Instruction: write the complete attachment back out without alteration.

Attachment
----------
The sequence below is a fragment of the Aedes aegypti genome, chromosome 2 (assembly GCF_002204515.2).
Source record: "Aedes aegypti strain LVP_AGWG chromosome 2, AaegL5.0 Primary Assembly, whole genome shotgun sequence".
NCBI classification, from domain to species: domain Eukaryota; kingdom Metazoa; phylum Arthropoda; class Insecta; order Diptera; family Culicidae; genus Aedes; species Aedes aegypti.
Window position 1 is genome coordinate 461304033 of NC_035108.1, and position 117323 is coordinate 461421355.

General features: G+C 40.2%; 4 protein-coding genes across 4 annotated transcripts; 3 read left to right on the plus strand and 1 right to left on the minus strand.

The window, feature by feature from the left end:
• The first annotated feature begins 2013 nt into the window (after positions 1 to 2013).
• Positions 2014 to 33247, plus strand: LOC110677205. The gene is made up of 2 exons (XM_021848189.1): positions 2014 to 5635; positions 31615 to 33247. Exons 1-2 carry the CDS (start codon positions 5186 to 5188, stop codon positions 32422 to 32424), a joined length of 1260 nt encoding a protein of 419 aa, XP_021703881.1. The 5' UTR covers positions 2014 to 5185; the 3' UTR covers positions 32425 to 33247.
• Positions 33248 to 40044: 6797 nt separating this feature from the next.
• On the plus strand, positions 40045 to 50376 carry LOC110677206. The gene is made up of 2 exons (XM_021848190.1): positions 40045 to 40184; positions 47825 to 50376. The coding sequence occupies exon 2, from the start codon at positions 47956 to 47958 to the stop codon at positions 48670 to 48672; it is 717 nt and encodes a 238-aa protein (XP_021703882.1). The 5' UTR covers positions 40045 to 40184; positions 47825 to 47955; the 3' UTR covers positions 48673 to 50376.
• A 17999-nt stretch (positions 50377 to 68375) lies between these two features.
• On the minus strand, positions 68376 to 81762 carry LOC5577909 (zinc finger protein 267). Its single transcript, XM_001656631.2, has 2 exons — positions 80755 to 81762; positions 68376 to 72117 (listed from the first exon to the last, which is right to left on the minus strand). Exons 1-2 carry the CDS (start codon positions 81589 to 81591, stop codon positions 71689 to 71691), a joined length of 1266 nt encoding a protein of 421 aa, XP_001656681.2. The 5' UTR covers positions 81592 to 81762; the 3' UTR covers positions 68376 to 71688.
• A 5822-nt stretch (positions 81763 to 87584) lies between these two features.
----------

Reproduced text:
The sequence below is a fragment of the Aedes aegypti genome, chromosome 2 (assembly GCF_002204515.2).
Source record: "Aedes aegypti strain LVP_AGWG chromosome 2, AaegL5.0 Primary Assembly, whole genome shotgun sequence".
NCBI classification, from domain to species: domain Eukaryota; kingdom Metazoa; phylum Arthropoda; class Insecta; order Diptera; family Culicidae; genus Aedes; species Aedes aegypti.
Window position 1 is genome coordinate 461304033 of NC_035108.1, and position 117323 is coordinate 461421355.

General features: G+C 40.2%; 4 protein-coding genes across 4 annotated transcripts; 3 read left to right on the plus strand and 1 right to left on the minus strand.

The window, feature by feature from the left end:
• The first annotated feature begins 2013 nt into the window (after positions 1 to 2013).
• Positions 2014 to 33247, plus strand: LOC110677205. The gene is made up of 2 exons (XM_021848189.1): positions 2014 to 5635; positions 31615 to 33247. Exons 1-2 carry the CDS (start codon positions 5186 to 5188, stop codon positions 32422 to 32424), a joined length of 1260 nt encoding a protein of 419 aa, XP_021703881.1. The 5' UTR covers positions 2014 to 5185; the 3' UTR covers positions 32425 to 33247.
• Positions 33248 to 40044: 6797 nt separating this feature from the next.
• On the plus strand, positions 40045 to 50376 carry LOC110677206. The gene is made up of 2 exons (XM_021848190.1): positions 40045 to 40184; positions 47825 to 50376. The coding sequence occupies exon 2, from the start codon at positions 47956 to 47958 to the stop codon at positions 48670 to 48672; it is 717 nt and encodes a 238-aa protein (XP_021703882.1). The 5' UTR covers positions 40045 to 40184; positions 47825 to 47955; the 3' UTR covers positions 48673 to 50376.
• A 17999-nt stretch (positions 50377 to 68375) lies between these two features.
• On the minus strand, positions 68376 to 81762 carry LOC5577909 (zinc finger protein 267). Its single transcript, XM_001656631.2, has 2 exons — positions 80755 to 81762; positions 68376 to 72117 (listed from the first exon to the last, which is right to left on the minus strand). Exons 1-2 carry the CDS (start codon positions 81589 to 81591, stop codon positions 71689 to 71691), a joined length of 1266 nt encoding a protein of 421 aa, XP_001656681.2. The 5' UTR covers positions 81592 to 81762; the 3' UTR covers positions 68376 to 71688.
• A 5822-nt stretch (positions 81763 to 87584) lies between these two features.